“All I cared about was to get them to safety, so we pushed on and before we knew it we were back,” said Alan.

That’s when the G4S Security team – Noah Krycia, Shanna Trapani, and Sandy Vargo – took over and began to assess and treat the snowmobilers.

“Their body core temperature was below hypothermic, in the low 90s,” said Sandy. “It took a few hours to get them stabilized.”

Once the men were healthy and back on their feet, Sandy and her team put them up in a hotel in Big Bay, where they checked in around midnight.

“A huge hat’s off to the crew,” said Sandy. “They risked their own lives to go out and save those men.”

Sandy added, “It’s pretty amazing. It couldn’t have gone smoother, and the fact that they are alive. We were very proactive and ahead of the situation the entire time.”

Ryan added, "The two fathers got to go home to their families and that's what is most important to me."

“And as far as their sleds,” added Alan, “I went and recovered both of them Monday afternoon and they were returned to the rightful owners.”

But the happy story doesn’t end just there. Throughout the evening that the two snowmobilers were stranded, Eagle Mine Site Security also heard reports of several more snowmobilers stranded in the woods, and that there were still four more being searched for.

Around 8:00 AM Monday morning, one of those four snowmobilers stopped at Mine Security to tell them they were okay. And the reason they were okay is that they sought shelter in one of Eagle’s exploration drill rigs and he wanted to apologize for breaking in and using some of the supplies.

The snowmobiler informed security that they were lost and searching for shelter and happened upon one of the drill rigs, which is owned and operated by Eagle Mine exploration contractor, Boart Longyear. They had to break into the drill rig to get out of the storm. They stayed warm with the indoor heater and kept hydrated with bottled water.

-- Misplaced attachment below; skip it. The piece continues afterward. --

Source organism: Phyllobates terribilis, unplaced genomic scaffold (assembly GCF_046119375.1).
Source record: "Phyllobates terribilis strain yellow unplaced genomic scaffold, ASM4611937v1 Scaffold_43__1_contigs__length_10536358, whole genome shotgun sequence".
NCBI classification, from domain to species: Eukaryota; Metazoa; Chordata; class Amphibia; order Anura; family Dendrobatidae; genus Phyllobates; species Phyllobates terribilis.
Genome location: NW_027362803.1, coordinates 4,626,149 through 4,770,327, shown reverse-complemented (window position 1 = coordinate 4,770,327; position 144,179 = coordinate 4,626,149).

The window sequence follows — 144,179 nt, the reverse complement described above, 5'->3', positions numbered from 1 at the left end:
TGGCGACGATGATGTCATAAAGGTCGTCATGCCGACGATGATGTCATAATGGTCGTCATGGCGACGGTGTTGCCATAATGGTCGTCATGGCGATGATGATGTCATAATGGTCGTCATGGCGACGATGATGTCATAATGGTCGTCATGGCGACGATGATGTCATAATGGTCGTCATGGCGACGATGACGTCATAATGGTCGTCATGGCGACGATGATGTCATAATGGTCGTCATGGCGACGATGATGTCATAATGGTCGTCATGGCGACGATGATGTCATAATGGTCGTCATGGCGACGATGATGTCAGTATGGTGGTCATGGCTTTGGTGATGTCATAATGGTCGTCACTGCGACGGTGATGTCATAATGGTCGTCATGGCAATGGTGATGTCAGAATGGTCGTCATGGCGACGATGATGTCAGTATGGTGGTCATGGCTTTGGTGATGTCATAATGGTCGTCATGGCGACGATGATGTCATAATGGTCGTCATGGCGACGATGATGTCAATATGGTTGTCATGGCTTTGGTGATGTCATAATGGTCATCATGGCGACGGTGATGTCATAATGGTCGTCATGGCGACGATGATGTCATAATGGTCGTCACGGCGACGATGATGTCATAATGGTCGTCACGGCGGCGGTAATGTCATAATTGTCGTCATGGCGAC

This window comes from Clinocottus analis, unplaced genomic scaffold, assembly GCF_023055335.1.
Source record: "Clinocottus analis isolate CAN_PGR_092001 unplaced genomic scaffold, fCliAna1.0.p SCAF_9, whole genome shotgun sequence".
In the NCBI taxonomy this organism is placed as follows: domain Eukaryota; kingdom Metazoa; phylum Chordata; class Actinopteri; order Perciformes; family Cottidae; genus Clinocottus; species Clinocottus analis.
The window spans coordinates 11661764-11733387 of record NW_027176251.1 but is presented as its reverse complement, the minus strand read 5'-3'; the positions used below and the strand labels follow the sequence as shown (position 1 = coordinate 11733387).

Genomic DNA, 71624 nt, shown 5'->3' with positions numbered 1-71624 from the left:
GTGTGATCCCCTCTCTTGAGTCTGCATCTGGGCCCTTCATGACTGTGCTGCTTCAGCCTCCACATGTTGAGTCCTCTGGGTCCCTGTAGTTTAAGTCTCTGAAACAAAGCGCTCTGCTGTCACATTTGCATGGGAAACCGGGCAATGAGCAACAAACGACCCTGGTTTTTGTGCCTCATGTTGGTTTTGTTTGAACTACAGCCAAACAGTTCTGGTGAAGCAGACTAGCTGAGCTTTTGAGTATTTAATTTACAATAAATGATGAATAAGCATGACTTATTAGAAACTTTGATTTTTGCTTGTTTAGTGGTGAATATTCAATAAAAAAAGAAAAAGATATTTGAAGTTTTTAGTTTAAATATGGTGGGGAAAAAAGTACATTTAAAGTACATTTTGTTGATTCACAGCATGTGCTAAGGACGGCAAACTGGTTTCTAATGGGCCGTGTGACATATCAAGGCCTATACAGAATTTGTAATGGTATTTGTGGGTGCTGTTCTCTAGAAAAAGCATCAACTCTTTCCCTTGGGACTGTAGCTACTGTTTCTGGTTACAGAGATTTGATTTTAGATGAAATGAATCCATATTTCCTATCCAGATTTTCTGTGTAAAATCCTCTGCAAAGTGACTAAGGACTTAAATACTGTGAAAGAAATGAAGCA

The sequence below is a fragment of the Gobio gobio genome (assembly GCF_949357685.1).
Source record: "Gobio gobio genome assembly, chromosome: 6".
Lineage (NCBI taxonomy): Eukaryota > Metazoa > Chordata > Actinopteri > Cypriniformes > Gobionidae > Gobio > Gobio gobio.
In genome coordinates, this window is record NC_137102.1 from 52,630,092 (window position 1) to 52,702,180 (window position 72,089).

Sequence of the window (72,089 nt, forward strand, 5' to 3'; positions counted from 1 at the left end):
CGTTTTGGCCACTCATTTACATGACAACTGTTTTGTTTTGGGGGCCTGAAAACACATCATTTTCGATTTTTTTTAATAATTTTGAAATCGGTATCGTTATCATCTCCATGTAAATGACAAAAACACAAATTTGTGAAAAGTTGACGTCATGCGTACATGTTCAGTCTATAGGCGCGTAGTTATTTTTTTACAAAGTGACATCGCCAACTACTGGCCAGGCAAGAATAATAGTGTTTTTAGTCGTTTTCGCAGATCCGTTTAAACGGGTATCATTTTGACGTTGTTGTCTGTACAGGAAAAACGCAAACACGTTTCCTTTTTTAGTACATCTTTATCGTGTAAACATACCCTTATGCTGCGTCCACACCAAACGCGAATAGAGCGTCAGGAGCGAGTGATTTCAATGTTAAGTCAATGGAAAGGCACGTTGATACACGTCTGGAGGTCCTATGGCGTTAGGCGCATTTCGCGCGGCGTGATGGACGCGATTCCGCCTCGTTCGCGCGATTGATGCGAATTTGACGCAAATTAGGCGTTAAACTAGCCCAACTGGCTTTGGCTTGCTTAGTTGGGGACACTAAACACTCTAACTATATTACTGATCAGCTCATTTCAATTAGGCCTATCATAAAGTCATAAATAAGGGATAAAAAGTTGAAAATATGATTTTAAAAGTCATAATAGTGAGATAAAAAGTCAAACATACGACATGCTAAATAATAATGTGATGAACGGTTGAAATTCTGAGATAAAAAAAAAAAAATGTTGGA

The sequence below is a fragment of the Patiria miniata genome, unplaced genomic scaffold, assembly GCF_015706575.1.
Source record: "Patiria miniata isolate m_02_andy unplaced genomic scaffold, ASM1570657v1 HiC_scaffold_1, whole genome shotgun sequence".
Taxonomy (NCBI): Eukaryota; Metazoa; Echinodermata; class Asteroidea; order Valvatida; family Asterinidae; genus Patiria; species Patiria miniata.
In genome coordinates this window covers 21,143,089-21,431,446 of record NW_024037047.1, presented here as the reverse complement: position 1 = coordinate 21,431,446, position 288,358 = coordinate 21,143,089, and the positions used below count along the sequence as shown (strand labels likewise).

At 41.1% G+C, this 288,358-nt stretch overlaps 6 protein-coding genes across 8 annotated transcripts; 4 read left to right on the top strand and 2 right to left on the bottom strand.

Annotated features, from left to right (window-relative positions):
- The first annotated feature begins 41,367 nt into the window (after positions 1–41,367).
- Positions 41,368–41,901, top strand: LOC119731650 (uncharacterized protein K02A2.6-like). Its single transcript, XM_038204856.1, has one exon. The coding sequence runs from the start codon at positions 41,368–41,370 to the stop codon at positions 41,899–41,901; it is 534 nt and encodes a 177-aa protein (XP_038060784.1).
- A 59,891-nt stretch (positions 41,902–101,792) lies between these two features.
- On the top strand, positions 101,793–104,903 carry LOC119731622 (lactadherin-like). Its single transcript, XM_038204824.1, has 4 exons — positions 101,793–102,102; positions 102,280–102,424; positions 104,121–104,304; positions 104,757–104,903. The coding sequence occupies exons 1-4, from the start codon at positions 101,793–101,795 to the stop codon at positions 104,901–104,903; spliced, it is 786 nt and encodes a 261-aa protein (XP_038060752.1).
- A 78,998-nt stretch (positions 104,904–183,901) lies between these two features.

The rest of the snowmobilers then showed up to site security to thank them and apologize.

The Eagle Mine Security team was nothing but happy to know they were safe and were able to find shelter. And when they learned they hadn’t eaten in over a day, the security team cooked them up bacon and eggs before they continued their week-long snowmobile trip.

It’s stories like these that make you feel good – someone saving the day. These stories can also be a good lesson in the do’s and don’ts of winter safety.

Winters in the Upper Peninsula are nothing to mess with; the snow can bring serious consequences to those who take risks. It’s always important to keep safety in mind and to make sure you have the proper tools and equipment to endure a long winter.

And if you have to venture out – especially to rescue someone – always have a well thought out plan and the right tools to get the job done safely.

Here's a few photos taken from the four snowmobilers who found refuge in Eagle's exploration drill rig.